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Old August 19 2008, 05:31 PM   #46
TerriO
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Re: Have Star Trek Writers Ever Tried to Create an Unlikable Character

I was merely pointing out that the defenses here seemed to be coming primarily from the men, Cicero, not that he was only likeable to men. And wondering how many of those men might be exhibiting a bit of childhood hero worship.

It was the 60s. If you remember them, you weren't there. Still, all you have to do is look around to see people basing perceptions of people on stories they've heard about them. It happens all the time. It's human nature. Not saying there's anything right or wrong about the behavior, just that it exists.

And I've seen enough TOS to know that I find Kirk completely unlikeable. That's why I refused to write the character on more than one occasion. Didn't want my dislike to come out in the prose.

But that doesn't change the fact that others don't share that opinion.

As I said, "likability" is a thoroughly subjective term.

And Jesus Christ. I'd want a man tested for every STD in the book if I knew he had a back catalog like that, Christopher. But for you that's just fine? Whatever floats your boat, buddy. Anyone who knows me knows I'm hardly a prude, but if giving in whenever a woman comes on to you is considered heroic behavior, except in those rare occasions when it might interfere with whatever your duty happens to be, that just....was the 60s. Nowadays, the phrase "easier than 1-2-3" comes to mind.
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Old August 19 2008, 06:03 PM   #47
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Re: Have Star Trek Writers Ever Tried to Create an Unlikable Character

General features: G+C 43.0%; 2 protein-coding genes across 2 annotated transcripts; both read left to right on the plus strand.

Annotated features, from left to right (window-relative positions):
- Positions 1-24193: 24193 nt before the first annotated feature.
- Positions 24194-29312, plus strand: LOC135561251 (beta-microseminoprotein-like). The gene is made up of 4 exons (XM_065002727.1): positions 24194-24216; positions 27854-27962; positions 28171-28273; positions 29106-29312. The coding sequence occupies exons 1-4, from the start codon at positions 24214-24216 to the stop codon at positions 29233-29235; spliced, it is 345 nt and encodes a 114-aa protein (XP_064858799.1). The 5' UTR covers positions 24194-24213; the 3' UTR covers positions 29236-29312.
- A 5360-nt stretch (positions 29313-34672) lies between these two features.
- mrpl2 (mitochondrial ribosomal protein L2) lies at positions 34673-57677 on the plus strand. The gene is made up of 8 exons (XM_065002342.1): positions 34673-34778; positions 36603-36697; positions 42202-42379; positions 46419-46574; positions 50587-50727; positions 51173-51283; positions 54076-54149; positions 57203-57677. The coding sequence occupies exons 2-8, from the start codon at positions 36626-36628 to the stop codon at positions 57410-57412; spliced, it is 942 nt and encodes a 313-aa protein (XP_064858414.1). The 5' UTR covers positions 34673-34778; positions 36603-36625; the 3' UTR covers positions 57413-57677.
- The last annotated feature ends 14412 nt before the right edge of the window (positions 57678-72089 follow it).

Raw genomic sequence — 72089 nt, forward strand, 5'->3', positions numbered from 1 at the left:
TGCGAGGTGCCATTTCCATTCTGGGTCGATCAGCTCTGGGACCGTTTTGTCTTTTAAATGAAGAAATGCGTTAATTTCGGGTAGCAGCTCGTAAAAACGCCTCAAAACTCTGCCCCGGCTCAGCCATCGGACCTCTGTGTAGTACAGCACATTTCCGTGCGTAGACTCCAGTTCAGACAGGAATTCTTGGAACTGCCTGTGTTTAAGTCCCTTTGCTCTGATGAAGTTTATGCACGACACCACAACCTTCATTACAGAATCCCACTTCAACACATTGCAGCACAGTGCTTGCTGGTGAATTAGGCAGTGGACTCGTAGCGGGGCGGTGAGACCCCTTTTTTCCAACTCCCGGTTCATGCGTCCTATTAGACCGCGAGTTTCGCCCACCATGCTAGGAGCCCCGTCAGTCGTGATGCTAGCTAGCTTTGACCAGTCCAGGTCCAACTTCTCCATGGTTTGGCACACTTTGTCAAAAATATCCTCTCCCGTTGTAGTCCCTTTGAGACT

KRAD wrote: View Post
This is probably a good place to mention the article I just turned in to Paul Simpson last week for Star Trek: The Magazine that explodes the myth of Jim Kirk as a maverick, a reputation whose primary basis is on the extraordinary circumstances of The Search for Spock, but has very little evidence to support it outside of situations where his best friend's life was at stake.
I'm amazed that some of these myths continue - but that's part of the reason for running the series of "myth dispelling" articles that we've been doing. David R. George III comprehensively destroyed the Kirk the Womanizer idea, the "emotionless" Spock and the Cowboy Diplomacy set up over the past few months, and KRAD's piece he refers to above admits to Amok Time being an exception.

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Old August 19 2008, 06:17 PM   #48
William Leisner
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Re: Have Star Trek Writers Ever Tried to Create an Unlikable Character

PaulSimpson wrote: View Post
I'm amazed that some of these myths continue
Perhaps because the evidence of the actual episodes contradicts the "dispelling". I mean, how many women do you have to "fall sincerely in love with" -- for an hour -- before you can be called a womanizer, for pity's sake?
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Old August 19 2008, 06:29 PM   #49
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Re: Have Star Trek Writers Ever Tried to Create an Unlikable Character

William Leisner wrote: View Post
PaulSimpson wrote: View Post
I'm amazed that some of these myths continue
Perhaps because the evidence of the actual episodes contradicts the "dispelling". I mean, how many women do you have to "fall sincerely in love with" -- for an hour -- before you can be called a womanizer, for pity's sake?
Before DRG jumps in, I'd say that the dispelling deals exactly with that point, Bill - but wanna write a rebuttal of the rebuttal?

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Old August 19 2008, 06:30 PM   #50
KRAD
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Re: Have Star Trek Writers Ever Tried to Create an Unlikable Character

William Leisner wrote: View Post
how many women do you have to "fall sincerely in love with" -- for an hour
Well, the running theme of the entire third season was people finding their soul mate in 45 minutes or less. Spock with the Romulan Commander, Kirk with Miramanee, McCoy with Natira, etc.
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Old August 19 2008, 06:34 PM   #51
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Re: Have Star Trek Writers Ever Tried to Create an Unlikable Character